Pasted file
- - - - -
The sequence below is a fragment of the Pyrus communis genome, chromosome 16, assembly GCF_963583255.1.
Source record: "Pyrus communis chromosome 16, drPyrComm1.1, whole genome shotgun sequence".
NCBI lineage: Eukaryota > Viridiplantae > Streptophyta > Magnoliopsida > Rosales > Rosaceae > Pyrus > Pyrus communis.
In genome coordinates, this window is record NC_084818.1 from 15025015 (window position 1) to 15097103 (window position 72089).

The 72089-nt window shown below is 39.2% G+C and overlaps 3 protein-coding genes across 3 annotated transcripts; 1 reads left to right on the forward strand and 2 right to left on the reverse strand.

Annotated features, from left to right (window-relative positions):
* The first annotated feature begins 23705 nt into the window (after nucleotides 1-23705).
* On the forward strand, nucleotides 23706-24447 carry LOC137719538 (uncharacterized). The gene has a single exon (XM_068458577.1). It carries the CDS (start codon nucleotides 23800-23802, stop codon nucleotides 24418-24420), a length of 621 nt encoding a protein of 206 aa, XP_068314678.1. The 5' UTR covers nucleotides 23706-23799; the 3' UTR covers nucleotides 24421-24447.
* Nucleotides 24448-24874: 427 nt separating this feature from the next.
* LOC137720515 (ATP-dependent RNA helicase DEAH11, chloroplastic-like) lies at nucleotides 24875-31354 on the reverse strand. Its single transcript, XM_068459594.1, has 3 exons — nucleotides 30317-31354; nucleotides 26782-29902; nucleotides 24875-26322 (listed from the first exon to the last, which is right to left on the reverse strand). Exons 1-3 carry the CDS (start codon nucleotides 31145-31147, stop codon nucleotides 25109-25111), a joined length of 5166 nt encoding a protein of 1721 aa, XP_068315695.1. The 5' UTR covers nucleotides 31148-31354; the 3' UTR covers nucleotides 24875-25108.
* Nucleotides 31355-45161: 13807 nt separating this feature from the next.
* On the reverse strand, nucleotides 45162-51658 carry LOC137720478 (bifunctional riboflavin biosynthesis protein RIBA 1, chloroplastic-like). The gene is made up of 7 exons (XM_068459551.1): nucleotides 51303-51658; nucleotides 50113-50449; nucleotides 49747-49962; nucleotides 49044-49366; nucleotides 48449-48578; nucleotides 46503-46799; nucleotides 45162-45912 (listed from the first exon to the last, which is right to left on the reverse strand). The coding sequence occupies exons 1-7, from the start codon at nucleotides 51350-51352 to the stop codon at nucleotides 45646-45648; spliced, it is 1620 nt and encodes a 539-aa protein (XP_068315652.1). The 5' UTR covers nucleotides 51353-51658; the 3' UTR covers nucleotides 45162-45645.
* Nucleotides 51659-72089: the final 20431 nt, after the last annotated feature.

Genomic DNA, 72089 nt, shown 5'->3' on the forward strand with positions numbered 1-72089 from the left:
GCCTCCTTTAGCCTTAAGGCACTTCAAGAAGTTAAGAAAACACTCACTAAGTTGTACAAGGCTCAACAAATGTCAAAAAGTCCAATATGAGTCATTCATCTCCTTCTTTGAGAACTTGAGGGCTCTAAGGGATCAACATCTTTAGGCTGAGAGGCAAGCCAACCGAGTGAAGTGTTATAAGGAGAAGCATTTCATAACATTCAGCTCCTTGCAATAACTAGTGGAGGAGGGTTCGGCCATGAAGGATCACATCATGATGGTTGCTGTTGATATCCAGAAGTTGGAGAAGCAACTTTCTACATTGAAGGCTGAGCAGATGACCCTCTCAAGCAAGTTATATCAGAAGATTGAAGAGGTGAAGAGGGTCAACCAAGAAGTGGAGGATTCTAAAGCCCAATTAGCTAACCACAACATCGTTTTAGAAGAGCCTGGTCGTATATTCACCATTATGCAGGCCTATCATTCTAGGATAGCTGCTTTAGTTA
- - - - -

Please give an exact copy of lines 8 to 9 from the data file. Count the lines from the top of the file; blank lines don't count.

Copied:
* On the forward strand, nucleotides 23706-24447 carry LOC137719538 (uncharacterized). The gene has a single exon (XM_068458577.1). It carries the CDS (start codon nucleotides 23800-23802, stop codon nucleotides 24418-24420), a length of 621 nt encoding a protein of 206 aa, XP_068314678.1. The 5' UTR covers nucleotides 23706-23799; the 3' UTR covers nucleotides 24421-24447.
* Nucleotides 24448-24874: 427 nt separating this feature from the next.